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unexpected weak type variable in GADT typing #7784

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vicuna opened this Issue Apr 24, 2018 · 3 comments

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vicuna commented Apr 24, 2018

Original bug ID: 7784
Reporter: @ivg
Status: new
Resolution: open
Priority: normal
Severity: minor
Version: 4.02.3
Category: typing
Monitored by: @gasche

Bug description

Consider the following minimized example:

type _ exp = Int : int -> 'a exp

In the following, the type variable 'a is generalized

 Int 0;;
 - : 'a exp = Int 0

However if we will substitute the constructor argument with a nonexpansive expression ident 0, where identis fun x -> x, then the type variable is not generalized:

let ident x = x 
# Int (ident 0);;
- : '_a exp = Int 0

Expected result - either both expressions should not be generalized or both generalized.

Steps to reproduce

the steps above are reproducible in all compilers starting with 4.02.3 till 4.06. I didn't test other versions.

Additional information

Of course, we can use variance annotations and everything will work as expected. But as always this is a simplified example, a less simplified example is the following:

type _ exp = 
 | Int : int -> [> rhs] exp
 | Var : int -> [> lhs] exp
 | Cat : ('a exp * 'a exp) -> 'a exp

Unfortunately, variance checker can't cope with the [> rhs] exp part.

Even when I explicitly specify the variance of the rhs type constructor, with

type +'a rhs = 'a constraint 'a = [> `rhs]

I'm still getting

type +'a exp = Int : int -> 'a rhs exp;;
Characters 17-55:
type +'a exp = Int : int -> 'a rhs exp;;
^^^^^^^^^^^^^^^^^^^^^^^^^^^^^^^^^^^^^^
Error: In this GADT definition, the variance of some parameter
   cannot be checked
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vicuna commented Apr 25, 2018

Comment author: @sliquister

ident 0 is not nonexpansive, because it's a function application (regardless of the function) and so the regular value restriction kicks in. This only thing specific to gadts is that the compiler can check but won't infer that 'a exp is covariant in 'a, which would allow the relaxed value restriction to kick in.

Now, this example is obviously generalizable even if ident did arbitrary side effects, but the typer need to be spoonfed to understand it because the value restriction is restrictive (a smarter check would only prevent generalization of variables involved in the syntactically expansive parts):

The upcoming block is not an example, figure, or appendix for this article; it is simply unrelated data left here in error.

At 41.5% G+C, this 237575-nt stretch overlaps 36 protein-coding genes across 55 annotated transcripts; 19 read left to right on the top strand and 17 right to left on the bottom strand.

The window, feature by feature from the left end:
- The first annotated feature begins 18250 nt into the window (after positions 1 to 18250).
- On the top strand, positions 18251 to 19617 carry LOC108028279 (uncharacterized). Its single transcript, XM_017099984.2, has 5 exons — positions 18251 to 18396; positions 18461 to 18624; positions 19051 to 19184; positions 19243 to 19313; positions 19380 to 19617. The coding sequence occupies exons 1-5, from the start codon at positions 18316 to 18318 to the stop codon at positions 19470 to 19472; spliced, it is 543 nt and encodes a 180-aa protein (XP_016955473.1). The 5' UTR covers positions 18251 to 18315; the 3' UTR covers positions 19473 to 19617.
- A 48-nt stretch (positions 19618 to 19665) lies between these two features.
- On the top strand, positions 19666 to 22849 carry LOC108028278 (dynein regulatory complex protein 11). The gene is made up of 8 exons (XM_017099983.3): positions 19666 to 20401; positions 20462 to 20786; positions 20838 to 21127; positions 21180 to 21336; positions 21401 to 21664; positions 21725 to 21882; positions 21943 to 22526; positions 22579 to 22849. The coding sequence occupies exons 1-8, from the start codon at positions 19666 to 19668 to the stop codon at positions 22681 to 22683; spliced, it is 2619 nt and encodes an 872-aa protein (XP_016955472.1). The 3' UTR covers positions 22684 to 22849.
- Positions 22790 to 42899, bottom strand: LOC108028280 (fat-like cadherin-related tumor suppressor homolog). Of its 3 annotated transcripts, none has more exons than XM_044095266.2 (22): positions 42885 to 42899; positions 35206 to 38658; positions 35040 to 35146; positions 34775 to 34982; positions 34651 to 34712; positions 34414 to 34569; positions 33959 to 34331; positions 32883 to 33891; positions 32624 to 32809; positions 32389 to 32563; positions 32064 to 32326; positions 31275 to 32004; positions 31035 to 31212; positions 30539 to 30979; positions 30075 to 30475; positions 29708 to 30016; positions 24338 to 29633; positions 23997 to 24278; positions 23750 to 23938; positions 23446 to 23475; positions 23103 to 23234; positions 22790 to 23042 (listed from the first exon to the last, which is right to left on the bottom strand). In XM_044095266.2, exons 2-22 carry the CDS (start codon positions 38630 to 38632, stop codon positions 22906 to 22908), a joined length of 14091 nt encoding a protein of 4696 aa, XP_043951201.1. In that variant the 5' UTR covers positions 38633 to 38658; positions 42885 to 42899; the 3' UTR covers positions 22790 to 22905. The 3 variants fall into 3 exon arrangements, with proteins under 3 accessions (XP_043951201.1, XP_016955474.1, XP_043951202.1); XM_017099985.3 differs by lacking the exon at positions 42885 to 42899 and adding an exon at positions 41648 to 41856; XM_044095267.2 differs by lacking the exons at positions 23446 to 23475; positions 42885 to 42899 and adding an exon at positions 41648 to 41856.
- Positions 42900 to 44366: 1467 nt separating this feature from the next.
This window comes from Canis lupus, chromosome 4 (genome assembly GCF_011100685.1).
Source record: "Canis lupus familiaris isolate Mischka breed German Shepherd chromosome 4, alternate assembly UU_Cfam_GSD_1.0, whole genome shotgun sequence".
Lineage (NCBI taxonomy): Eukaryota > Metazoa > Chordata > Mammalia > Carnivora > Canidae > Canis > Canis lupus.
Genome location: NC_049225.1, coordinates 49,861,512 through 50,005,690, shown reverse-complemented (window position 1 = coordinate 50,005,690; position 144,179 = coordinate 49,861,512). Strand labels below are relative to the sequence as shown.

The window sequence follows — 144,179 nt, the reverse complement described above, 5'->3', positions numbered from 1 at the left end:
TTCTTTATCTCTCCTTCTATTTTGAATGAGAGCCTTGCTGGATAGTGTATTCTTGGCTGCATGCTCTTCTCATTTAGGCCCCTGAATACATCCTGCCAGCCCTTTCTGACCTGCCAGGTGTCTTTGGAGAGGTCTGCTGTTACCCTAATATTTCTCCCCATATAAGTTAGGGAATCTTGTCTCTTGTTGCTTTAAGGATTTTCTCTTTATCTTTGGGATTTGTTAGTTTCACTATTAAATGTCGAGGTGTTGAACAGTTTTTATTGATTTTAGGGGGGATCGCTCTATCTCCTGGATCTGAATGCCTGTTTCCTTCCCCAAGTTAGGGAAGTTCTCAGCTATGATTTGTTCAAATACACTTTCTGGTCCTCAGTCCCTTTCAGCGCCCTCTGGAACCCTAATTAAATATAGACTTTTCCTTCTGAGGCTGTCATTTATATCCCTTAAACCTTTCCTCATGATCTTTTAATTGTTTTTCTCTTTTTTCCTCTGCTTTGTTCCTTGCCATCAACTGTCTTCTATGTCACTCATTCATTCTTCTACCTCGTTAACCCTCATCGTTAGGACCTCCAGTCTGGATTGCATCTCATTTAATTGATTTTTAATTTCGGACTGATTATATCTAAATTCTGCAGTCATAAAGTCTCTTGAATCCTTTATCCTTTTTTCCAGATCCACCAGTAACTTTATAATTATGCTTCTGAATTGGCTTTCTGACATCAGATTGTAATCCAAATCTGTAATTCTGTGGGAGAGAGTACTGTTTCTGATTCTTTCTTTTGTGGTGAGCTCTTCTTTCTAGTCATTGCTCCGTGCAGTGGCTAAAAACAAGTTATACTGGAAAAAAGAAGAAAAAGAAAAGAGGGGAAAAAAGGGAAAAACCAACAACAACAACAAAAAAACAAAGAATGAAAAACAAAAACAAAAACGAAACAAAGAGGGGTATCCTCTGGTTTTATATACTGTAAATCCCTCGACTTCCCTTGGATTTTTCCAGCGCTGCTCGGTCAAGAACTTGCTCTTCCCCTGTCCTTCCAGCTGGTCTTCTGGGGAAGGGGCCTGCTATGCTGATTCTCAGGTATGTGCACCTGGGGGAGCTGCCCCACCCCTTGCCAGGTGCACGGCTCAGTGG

let ident x = x
let ident0 = ident 0

Int ident0;;

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vicuna commented Apr 25, 2018

Comment author: @ivg

Yep, you're right, I don't know why I've decided that ident x is nonexpansive. Probably was too tired at the end of the day. Anyway, the typer behavior now looks valid, though non-intutive (because the type of int -> 'a t looks so covariant, that it is very surprising the the type checker doesn't see this).

Besides, while investigating this issue, I found a small caveat in the non-expansivness checker, that could be shown with the following interaction:

type _ exp = Int : 'b -> 'a exp;;

let f ~y x = x + y;;

val f : y:int -> int -> int =
let g x ~y = x + y;;
val g : int -> y:int -> int =

Int (f ~y:1);;

  • : '_a exp = Int

Int (g ~y:1);;

  • : 'a exp = Int

Basically, the order of parameters matter, as f is considered expansive, while g is non-expansive. The problem is in the following piece of code in the typecore.ml

| Texp_apply(e, (_,None)::el) ->
is_nonexpansive e && List.for_all is_nonexpansive_opt (List.map snd el)

That basically requires that an application must be abstracted on the first argument only. A more complete check would be

| Texp_apply(e, el) ->
is_nonexpansive e &&
List.exists (fun (_,None) -> true | _ -> false) el &&
List.for_all is_nonexpansive_opt (List.map snd el)

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vicuna commented Apr 25, 2018

Comment author: @sliquister

f ~y:1 can do arbitrary side effects (depending on the definition of f), whereas g ~y:1 cannot (because the type of g says it takes ~x first) so that's why they are generalized differently.

If the typer change you suggest generalizes [Int (f ~y:1)], then it's unsound.

@vicuna vicuna added the typing label Mar 14, 2019

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